Most importantly they have to show that Flemmi has a deal with the government that allowed him to keep millions of dollars worth of properties in Boston and surrounding areas and that the government will file to get him out of prison as soon as Whitey is sent off to ADX.

  2. Matt- Red Shea was on greater Boston bragging about himself how he stood up to bulger when he was told by Kevin weeks “Stevie and whitey are after you” He seems upset he is not a more important component in this circus. He says that polecat moore will be testifying. Do you believe Weeks when he says he can walk through the NORTH END {mafia turf}without a worry? isn’t that because he is team FED..what mobster is gonna kill an fbi rat that is treated like a king? Also think about it when is the last time kevin weeks had to use his fists without whitey backing him? Kevin Weeks never had to fight for anything on his own he always used whitey and flemmi as a threat to obtain anything he could not on his own.

    1. And you seem to know Weeks thoughts…… Red wrote a book, so what? I know the story, and it’s not whats put forth in the media or books that were written when they thought “Jimmy” would never show up again.

      1. I know his thoughts because he sells them for money, he lies for money. I know Red Shea personally so I can tell you from a perspective you probably don’t have that he is an ASSHOLE so that’s what. You must be a genius that you know not to go by the mainstream media thanks for the tip.

        1. Doubting:

          It seems you back up Billy Shea’s description of Red Shea. Any idea what he is doing now. I can’t figure out how a guy who was a drug dealer thinks he has any honor so now I understand why if he’s the type of guy you mention.

          1. Matt- He is on his way to Hollywood according to him and his loyalists. Because selling cocaine to your community and peers is definitely something to write home about. Billy Shea has it dead on in regards where LIL RED stood with this group of criminals.

            1. Doubting:

              The greatest sin of Whitey was making those who associated with him think they were other than gutter rats.

        2. Thomas, I apologize for my tone. I guess you are right about Weeks. If you know his motivations, you know his thoughts. As far as Red, never met him personally, and have heard nothing bad about him on the street. I do know that he joined the fraternity of “imaginary authors” that profited from Whitey’s absence, thinking they could write their own legacy, because it would never be disputed.

      2. Rather:

        That’s an excellent point we must keep in mind – all the books were written thinking they’d never be scrutinize because Whitey would never come home again. That 16 years absence gave everyone a chance to write from their imaginations and not from the facts.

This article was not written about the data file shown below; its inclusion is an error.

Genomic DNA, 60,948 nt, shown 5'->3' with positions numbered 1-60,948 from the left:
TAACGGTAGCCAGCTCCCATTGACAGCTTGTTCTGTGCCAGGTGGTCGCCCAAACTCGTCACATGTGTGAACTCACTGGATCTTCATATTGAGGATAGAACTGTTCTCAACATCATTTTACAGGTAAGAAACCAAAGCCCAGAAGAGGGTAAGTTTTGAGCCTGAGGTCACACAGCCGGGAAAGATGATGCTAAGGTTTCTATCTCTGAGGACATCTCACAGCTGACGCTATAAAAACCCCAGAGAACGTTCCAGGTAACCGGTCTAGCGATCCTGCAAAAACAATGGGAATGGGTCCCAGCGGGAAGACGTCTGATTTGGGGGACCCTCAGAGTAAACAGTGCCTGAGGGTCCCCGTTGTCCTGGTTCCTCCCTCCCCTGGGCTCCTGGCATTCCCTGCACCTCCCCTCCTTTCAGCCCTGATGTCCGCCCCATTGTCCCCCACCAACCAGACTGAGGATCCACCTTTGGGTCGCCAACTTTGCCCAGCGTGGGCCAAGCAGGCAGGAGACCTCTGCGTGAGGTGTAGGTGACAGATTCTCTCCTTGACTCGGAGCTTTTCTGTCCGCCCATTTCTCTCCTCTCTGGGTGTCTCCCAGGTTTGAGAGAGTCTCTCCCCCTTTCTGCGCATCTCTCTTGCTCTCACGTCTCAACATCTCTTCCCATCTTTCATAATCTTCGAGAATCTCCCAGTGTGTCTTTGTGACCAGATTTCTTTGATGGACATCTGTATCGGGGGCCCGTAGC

2. Doubting:

      Red Shea was called a mid-level dealer by Billy Shea. Red wrote a book putting himself on top of Whitey’s organization when he wasn’t. The three top guys were Weeks, Tower and Billy Shea. Billy said of Red: “he was a nice kid until he went to prison and after he came out he became a tough guy.”
      Polecat is in the witness protection program and is scheduled to testify. He apparently was the strong man for Billy Shea when Freddy Weichel went off to the can on the murder rap. Red has a high opinion of himself apparently – didn’t he call himself the last honorable buy in Southie. It shows what a strange mind he has that he thinks he can connect the word honor with a life of drug dealing and prison.
      Weeks can probably walk through the North End if he keeps his head down, his nose clean and his mouth shut. No one will recognize him. He did suggest that no one in the North End would dare do a tangle with him – he’s too tough for all the Italians. He’s still has the hangover myth of the Winter Hill groups that they could have beat the Mafia.
      He can only do it, as I suggest because like me and a million other people who walk through the North End no one knows him. It’s not as he imagines anyone is afraid of him.
      No doubt he can call up the feds for help anytime he wants since he is far from a POOF. You’re right that he has always been under the protection of Whitey – but I’ve suggested earlier that we’ve not heard the last of Weeks. With a temper that he has and some kid thinking he can make a name for himself by beating up a 57 year old man – didn’t someone shoot Johnny Pretzie who was in his 70s – you never know what will happen.

  3. Matt,